Fast Summaries Re-revisited

My recent “Virtual List on Steroids” presentation at DIG-FM, and the preparation of a revised version to give at dotFMP next week, has prompted me to reconsider certain assumptions re: optimizing performance both locally, and across a LAN and/or WAN.


Specifically, there are two things we’re going to look at today. First, a way to dramatically speed up sorting on related data. Then, having incorporated that trick into the Fast Summary approach, we will compare Fast Summaries vs. Multi-Finds under various scenarios.

Demo files (structurally identical):

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Virtual List on Steroids, part 2

[10 June 2018: includes updated material from my recent dotFMP presentation.]

[30 May 2018: check out my reassessment of the Fast Summary technique here.]


Here are files that were demoed or referred to during my “Virtual List on Steroids” DIG-FM presentation on Thursday, May 10th, 2018 (VLR = “virtual list reporting). Continue reading

Thinking About JSON, part 1

I’ve been working on a couple large JSON projects over the last few months, and with the one year anniversary of FileMaker having built-in JSON capabilities just around the corner, this seems an opportune moment to share some reflections and opinions (some of which may contradict JSON-related opinions I have expressed previously).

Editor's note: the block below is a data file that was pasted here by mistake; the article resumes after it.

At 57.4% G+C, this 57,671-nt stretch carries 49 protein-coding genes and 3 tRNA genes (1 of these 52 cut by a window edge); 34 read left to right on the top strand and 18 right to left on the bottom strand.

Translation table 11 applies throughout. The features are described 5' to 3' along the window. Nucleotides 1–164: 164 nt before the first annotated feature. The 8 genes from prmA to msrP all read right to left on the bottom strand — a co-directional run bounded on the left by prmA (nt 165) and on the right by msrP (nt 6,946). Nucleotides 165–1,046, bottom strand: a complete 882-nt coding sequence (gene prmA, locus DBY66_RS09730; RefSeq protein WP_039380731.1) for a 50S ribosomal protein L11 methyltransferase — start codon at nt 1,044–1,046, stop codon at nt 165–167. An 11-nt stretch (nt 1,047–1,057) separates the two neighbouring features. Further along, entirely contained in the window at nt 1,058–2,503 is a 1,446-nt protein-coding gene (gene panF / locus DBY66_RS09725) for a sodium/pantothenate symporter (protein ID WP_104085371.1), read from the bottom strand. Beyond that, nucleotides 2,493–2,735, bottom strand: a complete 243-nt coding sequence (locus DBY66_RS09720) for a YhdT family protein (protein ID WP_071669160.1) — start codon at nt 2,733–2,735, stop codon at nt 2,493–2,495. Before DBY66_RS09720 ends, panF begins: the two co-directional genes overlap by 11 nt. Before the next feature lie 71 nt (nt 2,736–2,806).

Demo file:

The following is intended to be a series of observations, rather than a structured introduction to JSON in FileMaker. If you’re looking for the latter, I recommend these resources in particular.

At any rate, if you’re not yet completely comfortable with JSON perhaps some of the following will be helpful, or failing that, amusing (intentionally or otherwise). Continue reading

Custom Field-Based Value Lists


Does this sound familiar? You’ve rolled out a solution that includes a single-record Settings table where authorized users can enter/update various system-wide settings, including one or more fields where the items will appear in popup menus… and then comes the inevitable question: Why don’t items in popup menus appear in the order I entered them? 


The “problem”: field-based value lists sort alphanumerically

It’s a reasonable question, and in the past you might have replied, “Because field-based value lists rely on a field’s index, and their sort order is alphanumeric”… but after reading today’s article your new answer will be: “No problem — let me take care of that for you.”


From demo #4: field-based value lists mirroring the order of their underlying source fields

(Interestingly, the above is accomplished with the same value list attached to all three popup menus, and no script triggers… or scripting of any kind for that matter. Read on to learn how.)

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Exposed by Tableau

Editor’s note: today we have a guest article written by John Weinshel, who has been quietly contributing to the FileMaker community for 20+ years. John’s thoughtful postings have helped developers at all levels of expertise, and I’m pleased to present his thoughts on Tableau here on FileMaker Hacks.

Demo files: (6Mb, contains two .twbx files)
Tableau trial: